Friday, September 4, 2009

Fisherman's lunch - Spam

So I went fishing. In fact, I was on a business trip in the beach city on the Gulf coast.
In sunset I walked to the pier to watch fishing. Two dolphins chased around schools of fish.

Spanish mackerels were hungry and lucky anglers hooked several large pieces.

Another one hooked a redfishof 28 inches. (Note: the redfish is from the family sciaenidae to which belongs the Adriatic species kavala or konj). A keeper! Fishing charters were coming back to the nearby marina with a rich catch of mahi-mahi, tuna and rockfish.

My daily schedule was tight. Work continued during lunches and dinners. I had fish for lunch, fish for dinner,  every day. Fish and chips, grilled grouper stuffed with lobster, oysters, broiled snapper, grilled blue fin tuna. Great fresh fish, big meals. But then again, I did not eat that much fried or baked potatoes in a year. Other vegetable was rarely offered. If asked for, it was slightly boiled, gummy, unattractive. Grilled, broiled, fried fish! It got boring before I satisfied my craving. And it was not healthy either.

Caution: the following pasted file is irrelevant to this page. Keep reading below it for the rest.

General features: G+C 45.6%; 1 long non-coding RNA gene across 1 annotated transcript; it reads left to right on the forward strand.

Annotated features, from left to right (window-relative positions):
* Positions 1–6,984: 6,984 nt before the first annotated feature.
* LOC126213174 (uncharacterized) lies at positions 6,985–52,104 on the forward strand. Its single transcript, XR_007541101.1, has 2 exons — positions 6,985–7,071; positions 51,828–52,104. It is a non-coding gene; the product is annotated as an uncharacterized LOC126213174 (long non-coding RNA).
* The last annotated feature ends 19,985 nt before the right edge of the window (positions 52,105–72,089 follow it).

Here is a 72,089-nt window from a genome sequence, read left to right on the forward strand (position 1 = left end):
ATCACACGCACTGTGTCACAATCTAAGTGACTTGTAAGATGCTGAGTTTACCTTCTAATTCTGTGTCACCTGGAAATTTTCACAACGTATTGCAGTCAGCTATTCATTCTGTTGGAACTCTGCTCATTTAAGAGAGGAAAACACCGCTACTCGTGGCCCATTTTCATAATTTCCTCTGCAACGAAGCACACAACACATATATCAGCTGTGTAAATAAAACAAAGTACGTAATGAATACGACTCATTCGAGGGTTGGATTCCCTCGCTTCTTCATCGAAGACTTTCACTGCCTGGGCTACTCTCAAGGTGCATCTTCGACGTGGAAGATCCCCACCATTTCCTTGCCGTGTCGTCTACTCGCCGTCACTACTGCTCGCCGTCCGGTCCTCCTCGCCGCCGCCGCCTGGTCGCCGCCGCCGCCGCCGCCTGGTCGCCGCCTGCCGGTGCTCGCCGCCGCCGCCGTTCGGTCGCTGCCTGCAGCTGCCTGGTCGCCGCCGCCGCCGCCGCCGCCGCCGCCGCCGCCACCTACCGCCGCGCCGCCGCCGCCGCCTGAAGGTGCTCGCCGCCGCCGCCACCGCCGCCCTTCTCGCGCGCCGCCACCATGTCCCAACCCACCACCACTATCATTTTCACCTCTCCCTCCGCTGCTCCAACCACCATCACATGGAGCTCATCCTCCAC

Last day I finally had a free afternoon. Too late for a charter, but my partner offered (or I cornered him) to take me fishing on a lagoon some thirty miles further to the South.

A twelve feet long metal boat was perfect for a company of two, on shallow waters sheltered by sand dunes.

White sand of the bird reserve populated with cormorants and a kind of small seagulls stood out against a clouded sky as in one of my favorite Doutreleaux painting. We started casting unconcerned about competitors watching us from the beach.

But the clouds grew fast, got dark and became menacing. We continue casting undeterred until the lightning and thunders chased the fish away.

With our fish bucket still empty, we reached the landing soaked with showers. In the safety of our car we reached for the reserve solution and opened a can of spam.

Fishing does not know for convenience. Would be fisherman must first learn patience. Waiting for the right opportunity is the first lesson. Second most important lesson is, if you are fishing for a lunch, buy a can of spam, just in case.

If you have experienced fishing, you have also learned that fish is not just a right size fillet on your plate. Fish is much more and if you ever get bored with the fish meal, something is wrong (with the cook). I would like you to think how wonderful dishes one can make out of fish. Dalmatian fishermen learned how to do it. And they never get bored.

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